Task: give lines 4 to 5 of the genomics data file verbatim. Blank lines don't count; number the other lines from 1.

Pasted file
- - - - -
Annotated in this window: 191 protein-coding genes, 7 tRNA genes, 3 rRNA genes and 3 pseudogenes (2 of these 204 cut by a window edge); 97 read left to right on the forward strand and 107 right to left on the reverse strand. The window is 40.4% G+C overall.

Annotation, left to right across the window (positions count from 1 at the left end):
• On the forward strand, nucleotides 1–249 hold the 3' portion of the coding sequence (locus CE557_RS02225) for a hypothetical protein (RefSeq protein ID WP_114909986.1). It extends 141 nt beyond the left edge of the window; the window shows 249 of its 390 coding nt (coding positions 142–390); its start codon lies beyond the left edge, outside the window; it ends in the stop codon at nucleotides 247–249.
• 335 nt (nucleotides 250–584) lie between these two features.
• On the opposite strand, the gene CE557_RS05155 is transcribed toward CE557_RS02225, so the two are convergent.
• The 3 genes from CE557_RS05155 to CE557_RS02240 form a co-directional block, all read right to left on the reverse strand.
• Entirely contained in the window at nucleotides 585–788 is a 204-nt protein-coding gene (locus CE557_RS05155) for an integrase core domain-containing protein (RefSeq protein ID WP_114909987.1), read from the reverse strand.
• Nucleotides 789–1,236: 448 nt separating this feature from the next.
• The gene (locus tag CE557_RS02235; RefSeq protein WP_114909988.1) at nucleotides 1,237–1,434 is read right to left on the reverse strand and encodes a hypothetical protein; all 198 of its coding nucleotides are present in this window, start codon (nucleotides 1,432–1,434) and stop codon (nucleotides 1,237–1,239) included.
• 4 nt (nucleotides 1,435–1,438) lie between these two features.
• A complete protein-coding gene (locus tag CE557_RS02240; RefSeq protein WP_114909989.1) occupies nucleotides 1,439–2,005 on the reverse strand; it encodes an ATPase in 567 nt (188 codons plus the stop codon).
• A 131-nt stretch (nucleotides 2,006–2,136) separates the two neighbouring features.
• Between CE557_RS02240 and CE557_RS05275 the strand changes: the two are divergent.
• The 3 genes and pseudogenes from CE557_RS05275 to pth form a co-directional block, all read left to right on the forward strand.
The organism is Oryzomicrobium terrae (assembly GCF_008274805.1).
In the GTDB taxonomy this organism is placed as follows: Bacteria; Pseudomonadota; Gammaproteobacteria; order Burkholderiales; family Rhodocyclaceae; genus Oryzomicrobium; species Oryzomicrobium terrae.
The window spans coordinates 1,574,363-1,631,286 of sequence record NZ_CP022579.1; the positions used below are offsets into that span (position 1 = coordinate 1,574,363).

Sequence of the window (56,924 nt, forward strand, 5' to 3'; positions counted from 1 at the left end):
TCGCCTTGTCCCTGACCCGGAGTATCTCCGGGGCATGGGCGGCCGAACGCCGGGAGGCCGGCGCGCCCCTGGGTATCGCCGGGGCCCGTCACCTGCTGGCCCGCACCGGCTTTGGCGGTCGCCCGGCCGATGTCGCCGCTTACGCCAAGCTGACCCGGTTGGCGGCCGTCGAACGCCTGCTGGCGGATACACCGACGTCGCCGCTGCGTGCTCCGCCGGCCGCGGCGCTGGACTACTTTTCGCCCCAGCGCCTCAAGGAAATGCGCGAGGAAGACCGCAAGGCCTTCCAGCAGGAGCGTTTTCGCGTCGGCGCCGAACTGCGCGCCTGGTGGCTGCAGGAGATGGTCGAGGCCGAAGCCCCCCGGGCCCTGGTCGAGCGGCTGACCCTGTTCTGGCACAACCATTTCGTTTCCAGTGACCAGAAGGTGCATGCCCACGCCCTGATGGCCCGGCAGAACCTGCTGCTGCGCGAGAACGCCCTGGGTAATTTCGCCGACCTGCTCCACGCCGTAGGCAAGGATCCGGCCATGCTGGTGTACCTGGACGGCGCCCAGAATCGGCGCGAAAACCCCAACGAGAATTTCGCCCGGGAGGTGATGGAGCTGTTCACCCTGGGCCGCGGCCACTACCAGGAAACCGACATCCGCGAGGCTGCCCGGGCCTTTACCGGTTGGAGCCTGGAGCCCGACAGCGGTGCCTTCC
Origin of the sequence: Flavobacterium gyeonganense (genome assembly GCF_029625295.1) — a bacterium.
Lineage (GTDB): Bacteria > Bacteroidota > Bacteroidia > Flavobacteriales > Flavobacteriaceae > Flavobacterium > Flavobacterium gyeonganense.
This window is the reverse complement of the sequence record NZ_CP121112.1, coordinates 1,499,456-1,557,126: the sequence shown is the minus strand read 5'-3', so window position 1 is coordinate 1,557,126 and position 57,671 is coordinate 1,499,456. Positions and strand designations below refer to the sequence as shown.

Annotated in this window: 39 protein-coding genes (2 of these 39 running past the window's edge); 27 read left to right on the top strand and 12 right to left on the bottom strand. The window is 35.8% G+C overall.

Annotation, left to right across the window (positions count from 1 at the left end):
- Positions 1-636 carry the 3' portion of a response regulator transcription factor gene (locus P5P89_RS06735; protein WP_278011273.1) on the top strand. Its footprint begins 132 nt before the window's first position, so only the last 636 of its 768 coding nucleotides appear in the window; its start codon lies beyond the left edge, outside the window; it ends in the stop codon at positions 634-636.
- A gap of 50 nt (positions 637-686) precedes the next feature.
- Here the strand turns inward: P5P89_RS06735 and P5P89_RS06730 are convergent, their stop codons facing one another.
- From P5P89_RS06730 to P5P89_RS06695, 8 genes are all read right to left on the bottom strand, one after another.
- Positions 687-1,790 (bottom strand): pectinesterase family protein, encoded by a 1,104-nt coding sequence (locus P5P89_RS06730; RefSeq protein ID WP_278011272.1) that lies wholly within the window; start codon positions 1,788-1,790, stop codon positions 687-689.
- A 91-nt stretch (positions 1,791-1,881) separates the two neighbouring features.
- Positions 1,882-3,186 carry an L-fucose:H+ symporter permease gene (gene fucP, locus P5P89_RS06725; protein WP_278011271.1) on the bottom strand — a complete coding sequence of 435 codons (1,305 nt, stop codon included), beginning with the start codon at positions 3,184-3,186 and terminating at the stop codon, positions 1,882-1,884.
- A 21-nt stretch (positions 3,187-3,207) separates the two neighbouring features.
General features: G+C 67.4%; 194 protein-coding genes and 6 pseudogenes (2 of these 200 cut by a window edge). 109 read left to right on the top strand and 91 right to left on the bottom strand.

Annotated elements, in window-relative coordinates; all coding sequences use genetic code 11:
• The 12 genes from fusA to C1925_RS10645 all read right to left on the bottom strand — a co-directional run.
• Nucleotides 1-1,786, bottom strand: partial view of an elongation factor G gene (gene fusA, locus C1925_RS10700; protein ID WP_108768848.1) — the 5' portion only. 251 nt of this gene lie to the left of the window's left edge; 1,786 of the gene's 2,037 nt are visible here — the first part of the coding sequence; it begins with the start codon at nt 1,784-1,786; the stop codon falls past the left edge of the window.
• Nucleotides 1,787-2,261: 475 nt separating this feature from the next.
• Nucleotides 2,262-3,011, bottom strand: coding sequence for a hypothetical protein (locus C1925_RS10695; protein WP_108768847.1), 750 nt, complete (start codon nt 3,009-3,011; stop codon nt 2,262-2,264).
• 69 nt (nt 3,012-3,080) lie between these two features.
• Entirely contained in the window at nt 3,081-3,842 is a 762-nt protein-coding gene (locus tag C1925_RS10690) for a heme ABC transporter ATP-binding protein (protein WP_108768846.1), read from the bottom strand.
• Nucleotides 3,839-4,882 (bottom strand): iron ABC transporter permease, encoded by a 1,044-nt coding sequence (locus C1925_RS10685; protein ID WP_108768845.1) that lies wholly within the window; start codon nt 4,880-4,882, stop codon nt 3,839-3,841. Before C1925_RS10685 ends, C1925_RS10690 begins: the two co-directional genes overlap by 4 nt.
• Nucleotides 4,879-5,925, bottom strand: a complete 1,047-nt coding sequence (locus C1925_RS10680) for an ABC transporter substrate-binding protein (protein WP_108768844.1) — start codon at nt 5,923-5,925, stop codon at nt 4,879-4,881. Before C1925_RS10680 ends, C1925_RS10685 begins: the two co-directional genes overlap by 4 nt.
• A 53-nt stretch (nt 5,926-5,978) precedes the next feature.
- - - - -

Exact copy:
• 335 nt (nucleotides 250–584) lie between these two features.
• On the opposite strand, the gene CE557_RS05155 is transcribed toward CE557_RS02225, so the two are convergent.